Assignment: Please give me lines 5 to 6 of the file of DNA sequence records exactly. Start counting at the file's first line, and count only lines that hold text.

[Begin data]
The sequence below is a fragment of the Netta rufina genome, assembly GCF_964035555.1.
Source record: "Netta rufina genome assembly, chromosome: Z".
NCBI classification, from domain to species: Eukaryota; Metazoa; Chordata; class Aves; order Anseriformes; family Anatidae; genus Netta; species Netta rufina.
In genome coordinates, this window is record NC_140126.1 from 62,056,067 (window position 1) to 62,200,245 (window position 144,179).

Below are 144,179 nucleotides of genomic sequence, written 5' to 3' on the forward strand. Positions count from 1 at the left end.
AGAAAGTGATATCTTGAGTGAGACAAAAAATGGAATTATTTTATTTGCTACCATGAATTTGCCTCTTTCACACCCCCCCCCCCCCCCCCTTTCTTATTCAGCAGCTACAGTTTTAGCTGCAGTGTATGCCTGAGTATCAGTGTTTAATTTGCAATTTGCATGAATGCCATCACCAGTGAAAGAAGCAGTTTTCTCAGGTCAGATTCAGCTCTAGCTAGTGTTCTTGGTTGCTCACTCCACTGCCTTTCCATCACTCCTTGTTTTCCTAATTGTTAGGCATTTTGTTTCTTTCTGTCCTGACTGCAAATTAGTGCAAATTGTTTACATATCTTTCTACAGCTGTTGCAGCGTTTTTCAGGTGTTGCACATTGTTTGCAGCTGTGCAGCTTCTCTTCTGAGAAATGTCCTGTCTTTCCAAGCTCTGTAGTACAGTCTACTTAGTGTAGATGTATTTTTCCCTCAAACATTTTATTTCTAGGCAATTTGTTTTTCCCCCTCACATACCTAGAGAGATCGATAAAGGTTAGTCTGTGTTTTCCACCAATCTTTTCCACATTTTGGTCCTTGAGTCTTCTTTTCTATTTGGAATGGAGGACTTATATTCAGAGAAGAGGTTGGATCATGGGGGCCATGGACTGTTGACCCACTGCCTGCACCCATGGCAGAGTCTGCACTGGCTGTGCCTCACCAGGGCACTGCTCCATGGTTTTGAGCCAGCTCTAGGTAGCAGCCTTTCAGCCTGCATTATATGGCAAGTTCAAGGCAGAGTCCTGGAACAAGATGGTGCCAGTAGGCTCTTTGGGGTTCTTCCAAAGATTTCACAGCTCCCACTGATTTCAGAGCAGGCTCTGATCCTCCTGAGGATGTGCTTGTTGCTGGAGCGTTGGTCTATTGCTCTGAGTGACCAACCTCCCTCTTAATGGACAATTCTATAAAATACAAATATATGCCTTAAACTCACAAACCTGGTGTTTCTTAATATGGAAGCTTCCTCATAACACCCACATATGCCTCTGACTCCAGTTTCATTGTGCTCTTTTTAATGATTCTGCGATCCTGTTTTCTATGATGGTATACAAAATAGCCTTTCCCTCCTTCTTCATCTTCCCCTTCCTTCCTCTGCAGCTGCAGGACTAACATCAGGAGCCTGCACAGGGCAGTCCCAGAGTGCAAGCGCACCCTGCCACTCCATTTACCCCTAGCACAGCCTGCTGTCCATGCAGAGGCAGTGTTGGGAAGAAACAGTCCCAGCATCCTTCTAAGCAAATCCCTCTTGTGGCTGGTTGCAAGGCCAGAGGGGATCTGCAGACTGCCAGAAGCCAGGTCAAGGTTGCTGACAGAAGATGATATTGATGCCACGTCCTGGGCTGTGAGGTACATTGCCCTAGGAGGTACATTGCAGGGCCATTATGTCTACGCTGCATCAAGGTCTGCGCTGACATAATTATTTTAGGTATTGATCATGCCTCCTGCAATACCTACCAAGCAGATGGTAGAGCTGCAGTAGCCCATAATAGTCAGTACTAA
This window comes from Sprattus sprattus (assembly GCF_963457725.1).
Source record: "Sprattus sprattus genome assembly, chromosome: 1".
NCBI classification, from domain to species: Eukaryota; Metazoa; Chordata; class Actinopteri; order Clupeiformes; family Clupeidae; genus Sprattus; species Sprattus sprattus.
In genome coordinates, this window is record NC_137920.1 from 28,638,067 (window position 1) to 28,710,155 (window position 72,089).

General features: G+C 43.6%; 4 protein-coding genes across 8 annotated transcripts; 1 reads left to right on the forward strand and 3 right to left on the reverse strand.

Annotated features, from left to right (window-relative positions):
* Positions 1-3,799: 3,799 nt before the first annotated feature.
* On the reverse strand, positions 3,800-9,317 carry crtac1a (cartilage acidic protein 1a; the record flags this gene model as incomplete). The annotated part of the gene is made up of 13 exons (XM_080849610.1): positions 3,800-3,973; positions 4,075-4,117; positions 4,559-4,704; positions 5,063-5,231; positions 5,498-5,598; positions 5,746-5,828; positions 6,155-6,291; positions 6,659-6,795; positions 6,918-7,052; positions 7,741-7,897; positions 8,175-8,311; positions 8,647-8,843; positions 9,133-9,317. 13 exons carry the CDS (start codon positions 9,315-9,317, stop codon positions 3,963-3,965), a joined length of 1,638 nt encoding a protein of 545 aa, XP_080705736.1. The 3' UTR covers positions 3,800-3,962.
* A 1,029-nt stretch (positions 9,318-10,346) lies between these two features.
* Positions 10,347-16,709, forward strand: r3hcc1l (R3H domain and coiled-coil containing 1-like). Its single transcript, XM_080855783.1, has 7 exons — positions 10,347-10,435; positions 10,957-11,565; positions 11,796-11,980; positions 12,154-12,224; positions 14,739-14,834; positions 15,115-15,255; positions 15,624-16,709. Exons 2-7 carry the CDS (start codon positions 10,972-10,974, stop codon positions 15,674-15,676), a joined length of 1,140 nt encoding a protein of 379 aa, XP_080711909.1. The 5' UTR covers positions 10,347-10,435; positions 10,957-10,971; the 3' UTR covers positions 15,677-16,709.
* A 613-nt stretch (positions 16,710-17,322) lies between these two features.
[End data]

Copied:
Below are 144,179 nucleotides of genomic sequence, written 5' to 3' on the forward strand. Positions count from 1 at the left end.
AGAAAGTGATATCTTGAGTGAGACAAAAAATGGAATTATTTTATTTGCTACCATGAATTTGCCTCTTTCACACCCCCCCCCCCCCCCCCTTTCTTATTCAGCAGCTACAGTTTTAGCTGCAGTGTATGCCTGAGTATCAGTGTTTAATTTGCAATTTGCATGAATGCCATCACCAGTGAAAGAAGCAGTTTTCTCAGGTCAGATTCAGCTCTAGCTAGTGTTCTTGGTTGCTCACTCCACTGCCTTTCCATCACTCCTTGTTTTCCTAATTGTTAGGCATTTTGTTTCTTTCTGTCCTGACTGCAAATTAGTGCAAATTGTTTACATATCTTTCTACAGCTGTTGCAGCGTTTTTCAGGTGTTGCACATTGTTTGCAGCTGTGCAGCTTCTCTTCTGAGAAATGTCCTGTCTTTCCAAGCTCTGTAGTACAGTCTACTTAGTGTAGATGTATTTTTCCCTCAAACATTTTATTTCTAGGCAATTTGTTTTTCCCCCTCACATACCTAGAGAGATCGATAAAGGTTAGTCTGTGTTTTCCACCAATCTTTTCCACATTTTGGTCCTTGAGTCTTCTTTTCTATTTGGAATGGAGGACTTATATTCAGAGAAGAGGTTGGATCATGGGGGCCATGGACTGTTGACCCACTGCCTGCACCCATGGCAGAGTCTGCACTGGCTGTGCCTCACCAGGGCACTGCTCCATGGTTTTGAGCCAGCTCTAGGTAGCAGCCTTTCAGCCTGCATTATATGGCAAGTTCAAGGCAGAGTCCTGGAACAAGATGGTGCCAGTAGGCTCTTTGGGGTTCTTCCAAAGATTTCACAGCTCCCACTGATTTCAGAGCAGGCTCTGATCCTCCTGAGGATGTGCTTGTTGCTGGAGCGTTGGTCTATTGCTCTGAGTGACCAACCTCCCTCTTAATGGACAATTCTATAAAATACAAATATATGCCTTAAACTCACAAACCTGGTGTTTCTTAATATGGAAGCTTCCTCATAACACCCACATATGCCTCTGACTCCAGTTTCATTGTGCTCTTTTTAATGATTCTGCGATCCTGTTTTCTATGATGGTATACAAAATAGCCTTTCCCTCCTTCTTCATCTTCCCCTTCCTTCCTCTGCAGCTGCAGGACTAACATCAGGAGCCTGCACAGGGCAGTCCCAGAGTGCAAGCGCACCCTGCCACTCCATTTACCCCTAGCACAGCCTGCTGTCCATGCAGAGGCAGTGTTGGGAAGAAACAGTCCCAGCATCCTTCTAAGCAAATCCCTCTTGTGGCTGGTTGCAAGGCCAGAGGGGATCTGCAGACTGCCAGAAGCCAGGTCAAGGTTGCTGACAGAAGATGATATTGATGCCACGTCCTGGGCTGTGAGGTACATTGCCCTAGGAGGTACATTGCAGGGCCATTATGTCTACGCTGCATCAAGGTCTGCGCTGACATAATTATTTTAGGTATTGATCATGCCTCCTGCAATACCTACCAAGCAGATGGTAGAGCTGCAGTAGCCCATAATAGTCAGTACTAA